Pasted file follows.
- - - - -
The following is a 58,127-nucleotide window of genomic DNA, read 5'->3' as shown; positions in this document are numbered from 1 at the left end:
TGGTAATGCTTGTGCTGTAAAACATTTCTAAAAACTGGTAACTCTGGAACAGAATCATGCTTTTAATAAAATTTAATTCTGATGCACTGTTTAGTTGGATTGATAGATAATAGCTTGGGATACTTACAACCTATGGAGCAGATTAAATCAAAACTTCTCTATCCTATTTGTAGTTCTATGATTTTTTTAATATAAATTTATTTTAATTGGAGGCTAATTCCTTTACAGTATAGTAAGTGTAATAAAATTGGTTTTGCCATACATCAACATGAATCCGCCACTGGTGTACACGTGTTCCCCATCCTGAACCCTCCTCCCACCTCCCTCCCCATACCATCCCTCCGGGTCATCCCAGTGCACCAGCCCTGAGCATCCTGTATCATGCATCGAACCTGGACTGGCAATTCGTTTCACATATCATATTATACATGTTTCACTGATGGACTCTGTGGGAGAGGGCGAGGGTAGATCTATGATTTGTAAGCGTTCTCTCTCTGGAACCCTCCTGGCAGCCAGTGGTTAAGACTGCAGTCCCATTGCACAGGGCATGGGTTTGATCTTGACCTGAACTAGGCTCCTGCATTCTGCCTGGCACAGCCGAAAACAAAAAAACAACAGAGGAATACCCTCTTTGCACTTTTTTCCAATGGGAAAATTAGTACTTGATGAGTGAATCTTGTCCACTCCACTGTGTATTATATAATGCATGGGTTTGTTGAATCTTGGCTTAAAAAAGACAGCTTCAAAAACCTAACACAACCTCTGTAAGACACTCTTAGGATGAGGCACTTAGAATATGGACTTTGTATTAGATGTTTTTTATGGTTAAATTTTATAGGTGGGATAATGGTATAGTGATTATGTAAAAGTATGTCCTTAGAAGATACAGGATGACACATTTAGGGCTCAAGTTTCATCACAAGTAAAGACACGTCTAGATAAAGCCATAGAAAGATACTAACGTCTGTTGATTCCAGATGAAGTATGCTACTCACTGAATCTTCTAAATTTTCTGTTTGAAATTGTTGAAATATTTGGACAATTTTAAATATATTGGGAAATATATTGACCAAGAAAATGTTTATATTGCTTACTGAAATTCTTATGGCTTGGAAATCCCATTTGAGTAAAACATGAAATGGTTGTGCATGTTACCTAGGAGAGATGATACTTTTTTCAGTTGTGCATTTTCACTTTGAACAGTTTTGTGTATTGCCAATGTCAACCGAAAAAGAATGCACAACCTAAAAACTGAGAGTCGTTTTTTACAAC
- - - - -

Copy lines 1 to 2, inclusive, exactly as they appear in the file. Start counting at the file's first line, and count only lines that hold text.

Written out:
The following is a 58,127-nucleotide window of genomic DNA, read 5'->3' as shown; positions in this document are numbered from 1 at the left end:
TGGTAATGCTTGTGCTGTAAAACATTTCTAAAAACTGGTAACTCTGGAACAGAATCATGCTTTTAATAAAATTTAATTCTGATGCACTGTTTAGTTGGATTGATAGATAATAGCTTGGGATACTTACAACCTATGGAGCAGATTAAATCAAAACTTCTCTATCCTATTTGTAGTTCTATGATTTTTTTAATATAAATTTATTTTAATTGGAGGCTAATTCCTTTACAGTATAGTAAGTGTAATAAAATTGGTTTTGCCATACATCAACATGAATCCGCCACTGGTGTACACGTGTTCCCCATCCTGAACCCTCCTCCCACCTCCCTCCCCATACCATCCCTCCGGGTCATCCCAGTGCACCAGCCCTGAGCATCCTGTATCATGCATCGAACCTGGACTGGCAATTCGTTTCACATATCATATTATACATGTTTCACTGATGGACTCTGTGGGAGAGGGCGAGGGTAGATCTATGATTTGTAAGCGTTCTCTCTCTGGAACCCTCCTGGCAGCCAGTGGTTAAGACTGCAGTCCCATTGCACAGGGCATGGGTTTGATCTTGACCTGAACTAGGCTCCTGCATTCTGCCTGGCACAGCCGAAAACAAAAAAACAACAGAGGAATACCCTCTTTGCACTTTTTTCCAATGGGAAAATTAGTACTTGATGAGTGAATCTTGTCCACTCCACTGTGTATTATATAATGCATGGGTTTGTTGAATCTTGGCTTAAAAAAGACAGCTTCAAAAACCTAACACAACCTCTGTAAGACACTCTTAGGATGAGGCACTTAGAATATGGACTTTGTATTAGATGTTTTTTATGGTTAAATTTTATAGGTGGGATAATGGTATAGTGATTATGTAAAAGTATGTCCTTAGAAGATACAGGATGACACATTTAGGGCTCAAGTTTCATCACAAGTAAAGACACGTCTAGATAAAGCCATAGAAAGATACTAACGTCTGTTGATTCCAGATGAAGTATGCTACTCACTGAATCTTCTAAATTTTCTGTTTGAAATTGTTGAAATATTTGGACAATTTTAAATATATTGGGAAATATATTGACCAAGAAAATGTTTATATTGCTTACTGAAATTCTTATGGCTTGGAAATCCCATTTGAGTAAAACATGAAATGGTTGTGCATGTTACCTAGGAGAGATGATACTTTTTTCAGTTGTGCATTTTCACTTTGAACAGTTTTGTGTATTGCCAATGTCAACCGAAAAAGAATGCACAACCTAAAAACTGAGAGTCGTTTTTTACAAC